An age tax or a youth tax? Currently, people between 50-64 years old can be charged up to three times what younger people pay for the same coverage. Congress is proposing that insurance companies can charge up to five times as much, and old-age advocates are howling discrimination. Back to our auto insurance example, however, we hear nary a peep from these same advocacy groups when newer, younger drivers are required to pay a much higher insurance rate because they are more likely to get into an auto accident than older, more cautious drivers.

The same can be said for health-care coverage, as older, sicker people are much more likely to require expensive medical attention than the young, healthy invincibles. So why is it fair economically for younger people to pay much higher insurance premiums to subsidize the expensive health care for older sicker people? In a markets-based system—with some reasonable limits built in—people should pay for the care that they need, actuarially speaking.

This is why so many young people balked at purchasing the mandated coverage under the ACA. It was cheaper for them to not buy the overpriced insurance, pay the penalty, and purchase medical attention at a clinic on an ad hoc basis when needed. So eliminate both the age tax and the youth tax, and have people pay a fair and reasonable price for the health care they require.

High-risk pools Definitely needed to care for the very sick, due to pre-existing conditions, these would help sick people keep their coverage while making it more affordable for everyone else. States can apply for and receive a federal waiver to use a $100 billion federal government high-risk pool to subsidize coverage to care for older, sicker and more expensive patients. When older, sick people and young, healthy pay the same rates, insurance companies will load up on healthy people and discourage potentially unprofitable sicker people from enrolling by using much higher copays. So high-risk pools are a fairer and more economical solution, rather than forcing some people to pay artificially higher premiums

Selling insurance across state lines This could increase competition, improved quality and lower costs. States could get exemptions that require insurers to offer specific health benefits such as maternity care or hospitalization as well as exemptions from a provision that bans insurers from charging higher premiums to people with pre-existing health conditions. This would allow patients to select the benefits and cost-sharing they want, such as the sale of cheaper catastrophic-care plans, rather than mandated high-cost, blue-chip plans

Tort reform Many doctors and hospitals routinely order more expensive tests than might otherwise be necessary to protect themselves from junk malpractice lawsuits. Reducing the practice of defensive medicine would likely lower medical costs.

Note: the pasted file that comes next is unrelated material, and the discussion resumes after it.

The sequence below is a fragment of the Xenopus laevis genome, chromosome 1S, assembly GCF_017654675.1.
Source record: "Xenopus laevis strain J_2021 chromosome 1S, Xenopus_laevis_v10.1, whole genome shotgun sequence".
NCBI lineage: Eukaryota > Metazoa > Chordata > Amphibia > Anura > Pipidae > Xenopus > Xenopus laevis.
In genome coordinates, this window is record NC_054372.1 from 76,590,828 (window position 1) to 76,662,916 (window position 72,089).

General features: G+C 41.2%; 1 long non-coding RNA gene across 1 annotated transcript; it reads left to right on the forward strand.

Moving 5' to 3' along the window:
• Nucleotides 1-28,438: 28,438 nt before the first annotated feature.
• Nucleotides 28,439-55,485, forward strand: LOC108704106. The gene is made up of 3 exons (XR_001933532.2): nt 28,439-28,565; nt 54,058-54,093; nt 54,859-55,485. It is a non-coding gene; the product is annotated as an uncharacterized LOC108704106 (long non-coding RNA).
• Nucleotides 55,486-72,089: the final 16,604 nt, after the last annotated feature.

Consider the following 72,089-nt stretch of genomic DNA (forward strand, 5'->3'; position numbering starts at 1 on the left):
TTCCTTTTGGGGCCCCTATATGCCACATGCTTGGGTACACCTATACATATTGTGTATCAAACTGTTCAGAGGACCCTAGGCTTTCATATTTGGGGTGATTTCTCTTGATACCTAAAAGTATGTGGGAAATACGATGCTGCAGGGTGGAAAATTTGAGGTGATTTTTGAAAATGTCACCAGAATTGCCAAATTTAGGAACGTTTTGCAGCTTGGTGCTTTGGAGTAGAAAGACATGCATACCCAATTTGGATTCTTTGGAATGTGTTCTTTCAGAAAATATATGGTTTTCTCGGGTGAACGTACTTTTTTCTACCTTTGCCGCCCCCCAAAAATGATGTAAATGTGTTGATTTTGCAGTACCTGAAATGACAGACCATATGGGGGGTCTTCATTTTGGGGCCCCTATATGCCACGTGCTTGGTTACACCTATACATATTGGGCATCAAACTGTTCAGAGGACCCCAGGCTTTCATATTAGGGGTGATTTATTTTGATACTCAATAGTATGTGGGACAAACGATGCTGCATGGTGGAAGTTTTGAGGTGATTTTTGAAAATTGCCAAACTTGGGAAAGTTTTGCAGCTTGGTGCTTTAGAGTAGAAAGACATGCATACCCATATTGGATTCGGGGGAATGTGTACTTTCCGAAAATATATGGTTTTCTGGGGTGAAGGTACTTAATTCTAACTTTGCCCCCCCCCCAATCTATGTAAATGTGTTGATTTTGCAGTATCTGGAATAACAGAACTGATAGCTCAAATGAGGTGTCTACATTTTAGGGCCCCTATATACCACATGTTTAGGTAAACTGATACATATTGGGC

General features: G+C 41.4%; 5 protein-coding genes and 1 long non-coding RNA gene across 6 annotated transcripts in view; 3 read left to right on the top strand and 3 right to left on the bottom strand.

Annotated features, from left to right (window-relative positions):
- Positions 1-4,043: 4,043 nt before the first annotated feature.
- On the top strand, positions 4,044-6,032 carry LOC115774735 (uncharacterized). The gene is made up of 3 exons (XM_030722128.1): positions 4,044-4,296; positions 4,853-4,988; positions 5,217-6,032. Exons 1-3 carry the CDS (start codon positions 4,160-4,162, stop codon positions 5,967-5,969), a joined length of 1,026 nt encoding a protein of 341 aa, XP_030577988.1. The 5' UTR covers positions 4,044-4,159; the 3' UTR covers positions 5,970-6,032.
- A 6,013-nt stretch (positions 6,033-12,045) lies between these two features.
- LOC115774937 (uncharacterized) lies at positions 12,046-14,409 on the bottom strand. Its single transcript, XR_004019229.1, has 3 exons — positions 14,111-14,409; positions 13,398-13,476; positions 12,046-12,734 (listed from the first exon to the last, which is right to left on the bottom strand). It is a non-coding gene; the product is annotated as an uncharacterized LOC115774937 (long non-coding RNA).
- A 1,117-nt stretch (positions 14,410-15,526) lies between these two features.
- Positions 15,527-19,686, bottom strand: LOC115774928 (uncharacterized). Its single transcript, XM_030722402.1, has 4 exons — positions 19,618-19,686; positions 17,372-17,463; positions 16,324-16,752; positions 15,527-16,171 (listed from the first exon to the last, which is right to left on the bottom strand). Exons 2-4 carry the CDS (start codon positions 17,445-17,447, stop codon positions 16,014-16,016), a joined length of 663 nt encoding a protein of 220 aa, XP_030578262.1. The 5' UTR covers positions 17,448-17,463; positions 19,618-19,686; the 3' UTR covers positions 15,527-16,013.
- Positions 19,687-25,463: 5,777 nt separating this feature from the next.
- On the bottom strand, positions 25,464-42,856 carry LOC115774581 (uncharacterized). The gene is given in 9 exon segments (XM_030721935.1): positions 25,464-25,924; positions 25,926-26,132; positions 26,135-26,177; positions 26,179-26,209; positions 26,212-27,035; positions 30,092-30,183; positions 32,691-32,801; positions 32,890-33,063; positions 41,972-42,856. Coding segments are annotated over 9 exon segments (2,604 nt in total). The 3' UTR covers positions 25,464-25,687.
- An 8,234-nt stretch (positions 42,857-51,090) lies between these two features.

Expand and reform Medicaid and Medicare using block grants to the states This would allow them to customize their policies to fit their individual state communities and exert some control over rapidly rising costs. States can charge premiums and establish out-of-pocket spending for Medicaid enrollees, and they can impose higher charges for somewhat higher-income people.

Reduce drug prices Allowing Medicare to negotiate volume discounts and by the safe importation of drugs from countries such as Canada. Also, speeding up FDA approval will increase competition and cut costs on drugs and devices. Creating transparency in drug pricing is essential, such as requiring pharmaceutical companies to disclose their true expenses to justify price hikes. On the other hand, we also need to balance the need for drug companies to generate profits to fund necessary R&D.

Restore health-savings accounts to higher levels According to studies, savings would be used on more primary and preventive care, with fewer missed appointments and less frequent emergency room use. Combined with high-deductible insurance plans, health savings accounts would allow for each health-care dollar to be more efficiently allocated.

Allow tax credits for individuals who purchase insurance privately outside of work That should reduce health-care costs due to more competition.

Re-establish the 40-hour work week As part of the ACA, President Obama reduced the definition of a full-time work week from 40 hours to 30, to mandate that companies with 50 or more employees would cover more of their employees. But many companies simply shifted their employees to part-time schedules and cut their hours to a maximum of 29 per week, making them ineligible for health insurance. The ACA reduced economic growth among part-time workers by 25%, with no incremental benefit of insurance coverage. We should restore the definition of full-time work back to 40 hours. We may not gain any incremental health-care coverage, but economic growth would rise by one-third amongst this pool of part-time employees.

Abolish the ACA taxes, which are impeding economic growth:

  • Net investment income tax: 3.5%
  • Medical device excise tax: 2.3%
  • High-risk tax: $63 annually on all insurance company plans to cover the costs of high-risk pools
  • Cadillac tax: 40% on the most expensive insurance plans, to dissuade employers from providing generous health plans
  • High-bills tax: On individuals who take a deduction based on having high medical bills
  • Health savings accounts tax: Caps flexible spending accounts at $2,500
  • Medicine cabinet tax: It prevents health-savings accounts, flexible spending accounts and health reimbursement pre-tax dollars from buying non-prescription, over-the-counter medicines

Research assistance provided by Federated summer intern Victoria Sanzo